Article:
Wine may calm inflammation in blood vessels
By Amy Norton
NEW YORK (Reuters Health) - Adding to evidence that a little wine can do a heart good, a new study suggests that women who drink moderate amounts may have less inflammation in their blood vessels.
Spanish researchers found that after four weeks of drinking two glasses of wine per day, women showed lower levels of certain inflammatory substances in their blood. The findings, reported in the American Journal of Clinical Nutrition, suggest a mechanism by which wine -- particularly red wine -- may protect the heart.
Numerous studies have found that wine drinkers tend to have lower rates of heart disease than teetotalers do. Research also suggests that higher levels of "good" HDL cholesterol may be one reason, though not a full explanation of the benefit.
Figuring out exactly how wine may protect the heart is important in order to prove that the link between wine and heart health is, in fact, a direct one, according to Dr. Emilio Sacanella, the lead researcher on the new study.
Studies that show wine drinkers to have better heart health do not prove that wine is the reason, explained Sacanella, of the University of Barcelona. Wine lovers may, for example, have generally better diets, higher exercise levels or other heart-healthy habits, he told Reuters Health.
For their study, Sacanella and his colleagues focused on the potential effects of wine on inflammation. Inflammation is part of the body's response to injury. It's thought that chronic, low-level inflammation -- in response to stresses like smoking, high cholesterol and obesity -- contributes to the buildup of fatty deposits called plaques in the inner lining of the arteries.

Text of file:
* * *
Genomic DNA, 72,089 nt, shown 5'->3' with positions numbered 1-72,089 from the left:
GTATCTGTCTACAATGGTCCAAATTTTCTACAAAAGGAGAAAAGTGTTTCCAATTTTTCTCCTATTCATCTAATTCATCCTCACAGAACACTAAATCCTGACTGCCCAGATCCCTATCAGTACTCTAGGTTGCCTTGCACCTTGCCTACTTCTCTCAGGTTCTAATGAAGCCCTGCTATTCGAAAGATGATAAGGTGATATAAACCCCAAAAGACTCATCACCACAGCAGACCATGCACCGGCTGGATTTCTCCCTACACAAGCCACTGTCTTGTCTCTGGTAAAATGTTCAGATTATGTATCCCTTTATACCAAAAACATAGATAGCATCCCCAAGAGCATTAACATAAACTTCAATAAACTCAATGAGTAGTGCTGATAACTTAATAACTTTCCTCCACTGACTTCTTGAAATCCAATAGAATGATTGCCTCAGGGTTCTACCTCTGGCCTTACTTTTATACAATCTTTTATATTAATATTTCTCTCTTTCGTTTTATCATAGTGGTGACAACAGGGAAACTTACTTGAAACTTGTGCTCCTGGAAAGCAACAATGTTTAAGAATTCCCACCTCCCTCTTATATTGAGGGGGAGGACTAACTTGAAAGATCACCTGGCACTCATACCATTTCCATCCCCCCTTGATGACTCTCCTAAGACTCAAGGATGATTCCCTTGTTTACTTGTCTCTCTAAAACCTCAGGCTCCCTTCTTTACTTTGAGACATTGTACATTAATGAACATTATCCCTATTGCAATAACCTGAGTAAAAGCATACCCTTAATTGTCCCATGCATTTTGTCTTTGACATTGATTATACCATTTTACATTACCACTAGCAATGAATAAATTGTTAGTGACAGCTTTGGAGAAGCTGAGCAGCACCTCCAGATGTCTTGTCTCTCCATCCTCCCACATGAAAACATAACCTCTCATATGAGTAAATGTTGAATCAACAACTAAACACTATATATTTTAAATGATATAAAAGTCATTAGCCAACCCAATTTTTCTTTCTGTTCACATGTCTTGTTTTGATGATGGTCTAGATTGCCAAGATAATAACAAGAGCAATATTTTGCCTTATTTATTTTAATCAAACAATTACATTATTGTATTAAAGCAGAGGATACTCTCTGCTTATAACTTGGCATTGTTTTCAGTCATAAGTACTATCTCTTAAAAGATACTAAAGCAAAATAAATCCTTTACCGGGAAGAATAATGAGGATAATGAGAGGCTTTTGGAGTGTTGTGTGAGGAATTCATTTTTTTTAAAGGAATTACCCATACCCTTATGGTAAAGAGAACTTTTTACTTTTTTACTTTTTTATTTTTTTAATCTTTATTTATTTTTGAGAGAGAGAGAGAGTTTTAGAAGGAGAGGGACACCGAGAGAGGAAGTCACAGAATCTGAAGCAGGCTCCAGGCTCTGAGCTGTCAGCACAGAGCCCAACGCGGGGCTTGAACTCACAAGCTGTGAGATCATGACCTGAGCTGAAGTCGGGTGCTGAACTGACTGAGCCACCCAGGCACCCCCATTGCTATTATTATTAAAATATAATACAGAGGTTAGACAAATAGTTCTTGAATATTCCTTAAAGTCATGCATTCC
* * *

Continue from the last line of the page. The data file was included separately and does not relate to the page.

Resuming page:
Inflammation may also make these plaques more likely to rupture and create a blood clot that could then trigger a heart attack.
Sacanella's team recruited 35 healthy women who regularly drank amounts of wine. Each woman spent four weeks on a heart-healthy, but wine-free, diet, followed by four weeks in which they had a glass of red wine with lunch and dinner. They followed the same pattern with white wine.
Overall, the study found, the women's HDL levels climbed after four weeks of drinking, while their blood levels of a number of inflammatory substances, such as C-reactive protein, declined. Red wine had a more pronounced effect than white wine.
The greater benefit of red wine may be related to its higher concentration of polyphenols, according to the researchers. Polyphenols are plant compounds that act as antioxidants and may help reduce inflammation.
According to Sacanella, population studies have suggested that people who drink moderate amounts of wine -- about a glass or two per day -- may lower their risk of dying from heart disease by nearly one-third compared with non-drinkers.
"So a person who usually drinks up to this quantity of alcohol should maintain this healthy habit," he said.
However, he added, doctors cannot recommend that non-drinkers take up the habit, as some people are vulnerable to drinking problems and the health consequences that come with that.
SOURCE: American Journal of Clinical Nutrition, November 2007.